|Publication number||US6146517 A|
|Application number||US 09/315,091|
|Publication date||Nov 14, 2000|
|Filing date||May 19, 1999|
|Priority date||May 19, 1999|
|Also published as||DE60030976D1, DE60030976T2, DE60037692D1, DE60037692T2, EP1190607A1, EP1190607B1, EP1605736A2, EP1605736A3, EP1605736B1, WO2000070924A1|
|Publication number||09315091, 315091, US 6146517 A, US 6146517A, US-A-6146517, US6146517 A, US6146517A|
|Inventors||Mark D. Hoinkis|
|Original Assignee||Infineon Technologies North America Corp.|
|Export Citation||BiBTeX, EndNote, RefMan|
|Patent Citations (8), Referenced by (66), Classifications (39), Legal Events (6)|
|External Links: USPTO, USPTO Assignment, Espacenet|
This invention relates to integrated circuit devices, and more particularly, to technology for interconnecting discrete circuit components of a circuit to form an integrated circuit.
As integrated circuits become denser by making the circuit components smaller and packing them closer, it becomes increasingly important to interconnect the circuit components into an integrated circuit by conductors of as low a resistance as practical. To this end, there is increasing interest in the use of copper as the metal of choice for providing such interconnections because of both favorable electrical properties and relatively low cost. Copper has proven of particular interest when used as the back-end-of-line metal to provide the final metal interconnection, particularly as part of a single or dual Damascene overlying the process. In this process a pattern of trenches is formed in an insulating layer overlying the chip in which were formed the circuit componenets to be interconnected. The pattern of trenches is then overfilled by depositing a copper layer over the surface of the insulating layer and the copper is then removed from the layer except where it has filled the pattern. The removal is typically done by chemical mechanical polishing (CMP). Generally it is necessary to work with trench patterns that comprise relatively narrow lines because of space considerations. To achieve high conductance (low resistance) in view of the use of narrow width trenches, it is desirable to make the trenches relatively deep.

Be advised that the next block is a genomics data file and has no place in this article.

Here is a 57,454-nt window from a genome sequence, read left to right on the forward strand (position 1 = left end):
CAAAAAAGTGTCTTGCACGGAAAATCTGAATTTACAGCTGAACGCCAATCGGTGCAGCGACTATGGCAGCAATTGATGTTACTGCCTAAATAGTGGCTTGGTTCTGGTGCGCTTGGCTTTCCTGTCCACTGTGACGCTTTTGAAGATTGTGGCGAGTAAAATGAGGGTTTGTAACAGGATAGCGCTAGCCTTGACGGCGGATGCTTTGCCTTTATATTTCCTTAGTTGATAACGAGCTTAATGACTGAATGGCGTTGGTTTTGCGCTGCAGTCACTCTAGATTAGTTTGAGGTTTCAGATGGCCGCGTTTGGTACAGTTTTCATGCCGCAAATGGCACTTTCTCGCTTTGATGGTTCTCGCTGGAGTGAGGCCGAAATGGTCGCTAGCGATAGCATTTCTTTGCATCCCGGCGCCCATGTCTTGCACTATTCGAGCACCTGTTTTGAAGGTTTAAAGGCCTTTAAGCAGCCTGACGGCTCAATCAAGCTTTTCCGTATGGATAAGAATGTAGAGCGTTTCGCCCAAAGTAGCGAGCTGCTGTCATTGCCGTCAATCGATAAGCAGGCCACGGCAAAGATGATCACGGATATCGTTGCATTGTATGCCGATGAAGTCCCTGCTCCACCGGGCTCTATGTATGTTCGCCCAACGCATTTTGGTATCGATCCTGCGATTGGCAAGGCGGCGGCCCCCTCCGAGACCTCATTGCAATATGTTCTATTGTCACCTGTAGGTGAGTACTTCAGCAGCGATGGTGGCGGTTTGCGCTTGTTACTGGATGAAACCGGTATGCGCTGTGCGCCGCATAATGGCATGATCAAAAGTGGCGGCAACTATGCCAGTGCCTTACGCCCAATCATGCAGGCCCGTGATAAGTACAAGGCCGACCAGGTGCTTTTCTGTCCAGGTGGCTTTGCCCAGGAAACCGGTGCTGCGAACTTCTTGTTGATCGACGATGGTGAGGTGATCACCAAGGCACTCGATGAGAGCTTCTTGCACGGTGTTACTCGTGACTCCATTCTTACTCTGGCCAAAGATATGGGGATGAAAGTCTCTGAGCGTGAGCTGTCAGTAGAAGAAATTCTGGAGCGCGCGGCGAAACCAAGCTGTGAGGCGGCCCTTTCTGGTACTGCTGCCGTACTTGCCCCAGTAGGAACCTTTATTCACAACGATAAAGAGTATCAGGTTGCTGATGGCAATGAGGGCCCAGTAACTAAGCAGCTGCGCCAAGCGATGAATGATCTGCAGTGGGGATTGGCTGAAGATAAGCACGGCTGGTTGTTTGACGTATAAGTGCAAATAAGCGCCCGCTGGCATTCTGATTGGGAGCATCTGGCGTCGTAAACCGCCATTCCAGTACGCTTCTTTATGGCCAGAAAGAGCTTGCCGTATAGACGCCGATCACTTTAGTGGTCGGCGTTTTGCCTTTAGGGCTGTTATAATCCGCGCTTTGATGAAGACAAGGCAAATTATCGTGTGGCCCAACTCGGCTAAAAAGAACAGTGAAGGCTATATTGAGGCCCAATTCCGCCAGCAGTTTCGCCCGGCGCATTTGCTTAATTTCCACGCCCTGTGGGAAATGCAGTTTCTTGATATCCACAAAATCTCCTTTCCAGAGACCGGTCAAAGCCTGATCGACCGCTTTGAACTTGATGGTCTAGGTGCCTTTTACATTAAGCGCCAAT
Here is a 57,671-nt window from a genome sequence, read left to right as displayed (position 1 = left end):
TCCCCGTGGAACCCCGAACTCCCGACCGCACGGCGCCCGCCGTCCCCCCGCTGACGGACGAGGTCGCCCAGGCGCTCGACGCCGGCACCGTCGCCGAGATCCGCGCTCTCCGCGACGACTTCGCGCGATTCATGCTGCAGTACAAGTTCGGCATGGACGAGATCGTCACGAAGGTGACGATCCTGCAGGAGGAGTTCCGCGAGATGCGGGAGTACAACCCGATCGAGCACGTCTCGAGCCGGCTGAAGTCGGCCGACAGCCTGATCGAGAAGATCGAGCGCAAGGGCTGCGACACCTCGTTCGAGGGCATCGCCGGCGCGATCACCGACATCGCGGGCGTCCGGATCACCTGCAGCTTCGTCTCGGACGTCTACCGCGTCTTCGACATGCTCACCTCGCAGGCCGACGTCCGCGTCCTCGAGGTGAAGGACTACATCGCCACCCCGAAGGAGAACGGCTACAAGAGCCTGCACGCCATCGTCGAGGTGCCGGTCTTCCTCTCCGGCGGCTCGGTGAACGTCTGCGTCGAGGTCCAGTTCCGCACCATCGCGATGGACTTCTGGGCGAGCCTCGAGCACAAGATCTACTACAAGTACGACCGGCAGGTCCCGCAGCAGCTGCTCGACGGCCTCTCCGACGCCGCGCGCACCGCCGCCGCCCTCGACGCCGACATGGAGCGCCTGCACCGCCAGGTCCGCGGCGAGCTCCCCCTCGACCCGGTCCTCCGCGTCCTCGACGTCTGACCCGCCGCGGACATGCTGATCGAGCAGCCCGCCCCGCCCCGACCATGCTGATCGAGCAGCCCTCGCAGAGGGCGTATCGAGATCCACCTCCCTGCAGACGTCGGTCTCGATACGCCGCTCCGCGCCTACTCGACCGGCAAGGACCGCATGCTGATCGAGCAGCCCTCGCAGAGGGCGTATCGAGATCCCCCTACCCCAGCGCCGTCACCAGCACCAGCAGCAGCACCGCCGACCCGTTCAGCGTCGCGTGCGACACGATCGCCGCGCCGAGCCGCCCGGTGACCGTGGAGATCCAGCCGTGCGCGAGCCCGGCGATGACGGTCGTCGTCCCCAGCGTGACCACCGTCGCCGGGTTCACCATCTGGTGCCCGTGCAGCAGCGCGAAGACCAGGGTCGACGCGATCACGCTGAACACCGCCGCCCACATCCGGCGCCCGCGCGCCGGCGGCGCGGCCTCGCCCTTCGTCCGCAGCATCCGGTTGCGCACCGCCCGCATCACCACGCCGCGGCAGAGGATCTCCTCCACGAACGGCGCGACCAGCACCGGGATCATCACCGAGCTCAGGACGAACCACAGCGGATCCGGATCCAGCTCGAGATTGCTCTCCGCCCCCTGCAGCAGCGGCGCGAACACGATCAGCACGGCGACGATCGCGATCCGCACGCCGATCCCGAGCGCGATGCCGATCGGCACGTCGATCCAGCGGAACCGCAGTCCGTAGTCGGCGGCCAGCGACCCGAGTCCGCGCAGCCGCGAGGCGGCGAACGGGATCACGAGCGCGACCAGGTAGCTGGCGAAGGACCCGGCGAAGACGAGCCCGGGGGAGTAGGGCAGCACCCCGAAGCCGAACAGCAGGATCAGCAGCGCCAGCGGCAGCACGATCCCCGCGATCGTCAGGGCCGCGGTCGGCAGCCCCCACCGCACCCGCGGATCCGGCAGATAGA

Presently preferred technology for filling with copper trenches of a width of between 0.15 and 0.25 microns and a depth of about 0.3 to 0.4 microns involves a sequence of steps. These include first sputtering (physical vapor deposition) a barrier-glue liner layer over the walls of the trench to be filled, then sputtering thereover a seed layer of copper, and finally completing the filling by electroplating copper. However, technology of this kind has proven to be relatively ineffective for essentially complete copper fill of trenches of aspect ratios much higher than five or six.
The term "trench" is used herein to describe both an extended groove and a localized via a region that extends from the bottom of the groove to a localized connection to an underling conductive region, such as a region of the semiconductor chip or another conductive line.
The present invention seeks to provide technology that can provide a satisfactory copper fill of trenches with aspect ratios significantly higher than 5 or 6, such as 10 or 12.
Another problem with copper is the issue of reliability. In particular, it is important that the conductivity of the copper fill remain relatively constant over long periods of use and not suffer from an ill described as "stress migration", which results in a change, usually an increase, in the resistance of the fill. Again present technology still has room for improvement in this respect. The present invention as another feature improves reliability especially with reducing stress migration.
The present invention seeks to provide technology for copper filling trenches of high aspect ratios that both improves the fill of the trenches and its reliability, and in particular reduces the stress migration of the copper fill.